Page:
A recent decision from the federal court in Beaumont illustrates what much of special education litigation is about these days. It’s not about services to the student. It’s about attorneys’ fees.
The basic rule is that parents who prevail in a special education due process hearing are entitled to then recover their attorneys’ fees. In this case, the parents won the due process hearing with regard to some of the key issues. The district chose not to appeal the decision, and thus was obligated to provide the relief that the hearing officer ordered. The subsequent lawsuit, then, had nothing to do with services to the student. It was about how much the lawyer should be paid.
The parents’ attorney, Dorene Philpot, sought recovery of fees in federal court in the amount of $101,843.44. The district was not willing to fork over that amount, and thus the case ended up in front of Judge Marcia Crone.
Judge Crone held that the parents had indeed “prevailed” in the hearing and thus, were entitled to recover attorneys’ fees. But she reduced that award from $101,843 to $6,500. In part, this was based on a finding that the reasonable hourly rate was $250 per hour, rather than the $295 Ms. Philpot sought. But the main reason for the reduction was based on the fact that the district had made a written settlement offer prior to the due process hearing that offered more relief than the parents obtained from the hearing officer. Thus the judge disallowed recovery of any fees after the date of the settlement offer. Not only did the district’s offer provide more relief to the parent than she ultimately obtained, it also offered more to the attorney. The offer included a payment of $10,000 to Ms. Philpot.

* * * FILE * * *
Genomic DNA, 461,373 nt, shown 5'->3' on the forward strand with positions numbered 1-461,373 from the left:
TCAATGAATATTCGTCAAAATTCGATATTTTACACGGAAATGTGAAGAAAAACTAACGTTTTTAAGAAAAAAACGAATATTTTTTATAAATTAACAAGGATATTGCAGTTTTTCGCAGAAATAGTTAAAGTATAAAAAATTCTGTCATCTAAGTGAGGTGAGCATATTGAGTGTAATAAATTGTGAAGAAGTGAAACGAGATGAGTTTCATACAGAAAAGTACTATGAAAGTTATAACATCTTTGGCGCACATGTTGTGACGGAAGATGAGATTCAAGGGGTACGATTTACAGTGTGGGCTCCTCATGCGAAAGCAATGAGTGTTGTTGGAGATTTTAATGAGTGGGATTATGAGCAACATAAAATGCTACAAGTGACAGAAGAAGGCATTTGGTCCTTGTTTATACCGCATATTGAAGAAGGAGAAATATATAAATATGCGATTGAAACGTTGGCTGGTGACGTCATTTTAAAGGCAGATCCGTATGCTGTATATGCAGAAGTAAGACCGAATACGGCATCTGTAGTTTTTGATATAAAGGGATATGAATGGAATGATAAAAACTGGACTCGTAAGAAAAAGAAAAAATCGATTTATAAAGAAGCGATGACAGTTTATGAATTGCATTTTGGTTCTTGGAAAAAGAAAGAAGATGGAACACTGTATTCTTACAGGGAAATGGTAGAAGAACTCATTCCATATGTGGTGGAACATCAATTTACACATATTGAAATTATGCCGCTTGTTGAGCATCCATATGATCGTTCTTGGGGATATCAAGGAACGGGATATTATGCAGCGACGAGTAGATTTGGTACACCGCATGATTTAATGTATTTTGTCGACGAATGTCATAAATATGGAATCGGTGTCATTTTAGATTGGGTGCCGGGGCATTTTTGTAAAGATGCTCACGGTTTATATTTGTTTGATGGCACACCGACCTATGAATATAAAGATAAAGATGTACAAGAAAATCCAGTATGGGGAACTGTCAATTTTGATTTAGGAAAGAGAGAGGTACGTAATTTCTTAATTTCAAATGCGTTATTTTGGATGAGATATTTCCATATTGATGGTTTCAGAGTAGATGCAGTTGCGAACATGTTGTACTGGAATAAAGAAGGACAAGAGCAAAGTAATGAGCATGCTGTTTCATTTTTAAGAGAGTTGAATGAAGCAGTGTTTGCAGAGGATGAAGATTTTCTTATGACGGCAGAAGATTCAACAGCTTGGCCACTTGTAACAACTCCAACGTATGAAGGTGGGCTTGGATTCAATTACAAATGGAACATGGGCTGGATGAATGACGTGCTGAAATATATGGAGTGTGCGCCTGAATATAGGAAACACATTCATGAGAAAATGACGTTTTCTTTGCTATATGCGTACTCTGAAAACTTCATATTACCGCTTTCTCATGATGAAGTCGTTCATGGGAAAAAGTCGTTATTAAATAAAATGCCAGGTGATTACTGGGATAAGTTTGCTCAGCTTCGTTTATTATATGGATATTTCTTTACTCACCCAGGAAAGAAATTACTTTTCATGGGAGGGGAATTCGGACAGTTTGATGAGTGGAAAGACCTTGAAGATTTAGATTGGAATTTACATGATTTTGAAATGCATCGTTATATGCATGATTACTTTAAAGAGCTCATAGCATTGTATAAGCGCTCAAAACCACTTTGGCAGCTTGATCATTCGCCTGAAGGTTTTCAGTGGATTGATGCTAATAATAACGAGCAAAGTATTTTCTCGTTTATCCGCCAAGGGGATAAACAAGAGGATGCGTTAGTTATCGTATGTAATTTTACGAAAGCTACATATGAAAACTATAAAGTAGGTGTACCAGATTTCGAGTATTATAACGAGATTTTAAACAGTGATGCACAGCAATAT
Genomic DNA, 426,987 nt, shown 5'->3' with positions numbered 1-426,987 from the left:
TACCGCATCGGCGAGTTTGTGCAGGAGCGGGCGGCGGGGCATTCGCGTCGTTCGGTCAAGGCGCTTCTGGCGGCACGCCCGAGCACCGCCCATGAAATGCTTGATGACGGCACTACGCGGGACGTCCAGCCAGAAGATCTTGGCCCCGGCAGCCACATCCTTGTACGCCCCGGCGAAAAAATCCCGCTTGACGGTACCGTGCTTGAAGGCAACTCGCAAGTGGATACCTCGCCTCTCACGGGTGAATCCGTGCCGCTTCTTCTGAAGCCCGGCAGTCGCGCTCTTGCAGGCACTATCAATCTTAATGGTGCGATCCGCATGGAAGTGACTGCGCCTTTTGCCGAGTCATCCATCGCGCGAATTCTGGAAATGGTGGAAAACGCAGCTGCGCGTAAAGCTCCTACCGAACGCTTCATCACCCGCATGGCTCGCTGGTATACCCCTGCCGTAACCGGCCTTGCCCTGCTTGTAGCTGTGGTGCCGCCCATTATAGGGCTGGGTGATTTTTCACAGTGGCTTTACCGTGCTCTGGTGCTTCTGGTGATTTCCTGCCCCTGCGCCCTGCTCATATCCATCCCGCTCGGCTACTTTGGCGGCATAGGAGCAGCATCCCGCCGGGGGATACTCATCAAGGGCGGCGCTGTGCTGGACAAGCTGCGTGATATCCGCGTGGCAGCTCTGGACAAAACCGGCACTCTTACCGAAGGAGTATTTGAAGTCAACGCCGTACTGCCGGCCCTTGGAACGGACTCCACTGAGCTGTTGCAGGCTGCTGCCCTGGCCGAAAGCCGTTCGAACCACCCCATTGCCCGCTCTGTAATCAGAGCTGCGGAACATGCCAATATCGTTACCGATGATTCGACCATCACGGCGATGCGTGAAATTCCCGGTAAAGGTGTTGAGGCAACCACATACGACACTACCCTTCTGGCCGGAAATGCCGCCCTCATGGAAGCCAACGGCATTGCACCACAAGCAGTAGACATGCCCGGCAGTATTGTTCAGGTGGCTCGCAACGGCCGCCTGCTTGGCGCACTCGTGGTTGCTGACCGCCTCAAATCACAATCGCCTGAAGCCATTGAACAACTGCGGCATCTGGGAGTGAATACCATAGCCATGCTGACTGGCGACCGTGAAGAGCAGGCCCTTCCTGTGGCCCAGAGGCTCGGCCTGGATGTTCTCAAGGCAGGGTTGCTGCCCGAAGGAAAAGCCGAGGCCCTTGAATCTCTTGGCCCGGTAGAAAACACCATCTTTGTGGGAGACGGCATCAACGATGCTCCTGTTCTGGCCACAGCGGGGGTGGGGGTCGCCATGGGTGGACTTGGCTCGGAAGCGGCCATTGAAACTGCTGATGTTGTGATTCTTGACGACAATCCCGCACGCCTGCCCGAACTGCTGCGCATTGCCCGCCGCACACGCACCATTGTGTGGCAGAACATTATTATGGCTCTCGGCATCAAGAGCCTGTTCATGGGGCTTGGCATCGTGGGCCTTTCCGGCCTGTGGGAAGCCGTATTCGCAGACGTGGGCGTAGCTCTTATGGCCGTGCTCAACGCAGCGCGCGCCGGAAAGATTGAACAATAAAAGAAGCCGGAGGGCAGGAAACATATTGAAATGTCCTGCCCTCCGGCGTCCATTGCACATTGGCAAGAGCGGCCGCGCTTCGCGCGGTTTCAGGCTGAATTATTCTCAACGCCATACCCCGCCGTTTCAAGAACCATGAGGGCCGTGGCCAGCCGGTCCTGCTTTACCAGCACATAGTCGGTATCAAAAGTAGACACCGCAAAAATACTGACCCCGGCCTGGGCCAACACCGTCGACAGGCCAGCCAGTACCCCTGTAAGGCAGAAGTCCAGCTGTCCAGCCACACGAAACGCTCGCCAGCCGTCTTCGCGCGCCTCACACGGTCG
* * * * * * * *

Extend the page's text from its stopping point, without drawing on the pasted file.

In short, the judge concluded that the parent—and her attorney—would have been better off with the district’s settlement offer than with what they got from the hearing.
The case is a reminder of the wisdom of districts obtaining a cold hearted legal analysis of their case before going to hearing. Here, the district anticipated some legal exposure and wisely put an offer on the table in an effort to resolve the matter. Everyone would have saved a lot of time and money if that offer had been accepted.
Nor did the district’s efforts to resolve this case end with that offer. The court noted:
Further, since this case was filed, the evidence and the record clearly show that the District has acted in good faith and attempted multiple times to resolve this case, including engaging in mediation and making repeated settlement offers after the case was filed in this court, including substantial settlement offers for attorneys’ fees far above the $6,500 awarded by the court.
FOOTNOTE: The court understands that Plaintiffs were not required to accept a settlement offer. The settlement offers are referenced because Plaintiffs have repeatedly alleged in their submissions to the court that the District has “stonewalled” them; however, Plaintiffs’ allegations of stonewalling are not supported by the evidence before the court.
The case is I.W. v. Hardin-Jefferson ISD, decided by the federal court for the Eastern District of Texas on January 3, 2017.
DAWG BONE: A GOOD SETTLEMENT OFFER CAN SAVE TIME AND MONEY.
File this one under: SPECIAL EDUCATION
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